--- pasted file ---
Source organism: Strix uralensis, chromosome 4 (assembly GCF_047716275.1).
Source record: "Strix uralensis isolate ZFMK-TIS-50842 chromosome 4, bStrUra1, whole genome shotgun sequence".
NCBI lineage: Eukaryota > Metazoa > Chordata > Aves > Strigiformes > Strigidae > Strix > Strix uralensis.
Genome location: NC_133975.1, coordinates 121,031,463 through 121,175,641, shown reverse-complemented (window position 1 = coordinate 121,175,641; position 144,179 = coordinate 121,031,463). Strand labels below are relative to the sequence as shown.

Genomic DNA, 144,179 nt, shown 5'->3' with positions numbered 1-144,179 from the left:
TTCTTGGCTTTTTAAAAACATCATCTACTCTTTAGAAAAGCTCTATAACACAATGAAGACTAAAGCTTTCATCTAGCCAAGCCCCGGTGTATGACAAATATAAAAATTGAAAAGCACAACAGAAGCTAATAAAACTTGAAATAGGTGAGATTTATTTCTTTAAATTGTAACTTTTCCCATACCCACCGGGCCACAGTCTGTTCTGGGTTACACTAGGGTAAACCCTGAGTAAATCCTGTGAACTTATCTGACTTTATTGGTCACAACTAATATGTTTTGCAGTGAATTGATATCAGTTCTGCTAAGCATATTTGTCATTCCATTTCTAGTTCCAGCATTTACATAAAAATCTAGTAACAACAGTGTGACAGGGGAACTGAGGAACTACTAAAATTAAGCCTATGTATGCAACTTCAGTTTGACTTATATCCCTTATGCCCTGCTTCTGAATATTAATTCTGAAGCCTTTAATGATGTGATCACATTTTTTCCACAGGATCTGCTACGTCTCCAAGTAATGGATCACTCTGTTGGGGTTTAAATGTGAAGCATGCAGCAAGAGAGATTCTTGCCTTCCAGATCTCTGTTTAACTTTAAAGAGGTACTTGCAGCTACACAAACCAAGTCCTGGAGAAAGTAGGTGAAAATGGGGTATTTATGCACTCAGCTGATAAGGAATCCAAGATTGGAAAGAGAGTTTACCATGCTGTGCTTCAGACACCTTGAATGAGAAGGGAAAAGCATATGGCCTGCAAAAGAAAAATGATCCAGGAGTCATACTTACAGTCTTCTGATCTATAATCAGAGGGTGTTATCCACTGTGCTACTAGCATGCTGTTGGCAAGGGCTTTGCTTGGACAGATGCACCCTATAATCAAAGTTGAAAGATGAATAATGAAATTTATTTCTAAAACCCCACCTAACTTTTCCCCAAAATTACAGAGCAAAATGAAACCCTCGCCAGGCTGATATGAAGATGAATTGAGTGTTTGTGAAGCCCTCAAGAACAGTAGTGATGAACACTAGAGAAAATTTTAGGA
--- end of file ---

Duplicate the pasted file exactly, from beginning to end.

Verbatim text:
Source organism: Strix uralensis, chromosome 4 (assembly GCF_047716275.1).
Source record: "Strix uralensis isolate ZFMK-TIS-50842 chromosome 4, bStrUra1, whole genome shotgun sequence".
NCBI lineage: Eukaryota > Metazoa > Chordata > Aves > Strigiformes > Strigidae > Strix > Strix uralensis.
Genome location: NC_133975.1, coordinates 121,031,463 through 121,175,641, shown reverse-complemented (window position 1 = coordinate 121,175,641; position 144,179 = coordinate 121,031,463). Strand labels below are relative to the sequence as shown.

Genomic DNA, 144,179 nt, shown 5'->3' with positions numbered 1-144,179 from the left:
TTCTTGGCTTTTTAAAAACATCATCTACTCTTTAGAAAAGCTCTATAACACAATGAAGACTAAAGCTTTCATCTAGCCAAGCCCCGGTGTATGACAAATATAAAAATTGAAAAGCACAACAGAAGCTAATAAAACTTGAAATAGGTGAGATTTATTTCTTTAAATTGTAACTTTTCCCATACCCACCGGGCCACAGTCTGTTCTGGGTTACACTAGGGTAAACCCTGAGTAAATCCTGTGAACTTATCTGACTTTATTGGTCACAACTAATATGTTTTGCAGTGAATTGATATCAGTTCTGCTAAGCATATTTGTCATTCCATTTCTAGTTCCAGCATTTACATAAAAATCTAGTAACAACAGTGTGACAGGGGAACTGAGGAACTACTAAAATTAAGCCTATGTATGCAACTTCAGTTTGACTTATATCCCTTATGCCCTGCTTCTGAATATTAATTCTGAAGCCTTTAATGATGTGATCACATTTTTTCCACAGGATCTGCTACGTCTCCAAGTAATGGATCACTCTGTTGGGGTTTAAATGTGAAGCATGCAGCAAGAGAGATTCTTGCCTTCCAGATCTCTGTTTAACTTTAAAGAGGTACTTGCAGCTACACAAACCAAGTCCTGGAGAAAGTAGGTGAAAATGGGGTATTTATGCACTCAGCTGATAAGGAATCCAAGATTGGAAAGAGAGTTTACCATGCTGTGCTTCAGACACCTTGAATGAGAAGGGAAAAGCATATGGCCTGCAAAAGAAAAATGATCCAGGAGTCATACTTACAGTCTTCTGATCTATAATCAGAGGGTGTTATCCACTGTGCTACTAGCATGCTGTTGGCAAGGGCTTTGCTTGGACAGATGCACCCTATAATCAAAGTTGAAAGATGAATAATGAAATTTATTTCTAAAACCCCACCTAACTTTTCCCCAAAATTACAGAGCAAAATGAAACCCTCGCCAGGCTGATATGAAGATGAATTGAGTGTTTGTGAAGCCCTCAAGAACAGTAGTGATGAACACTAGAGAAAATTTTAGGA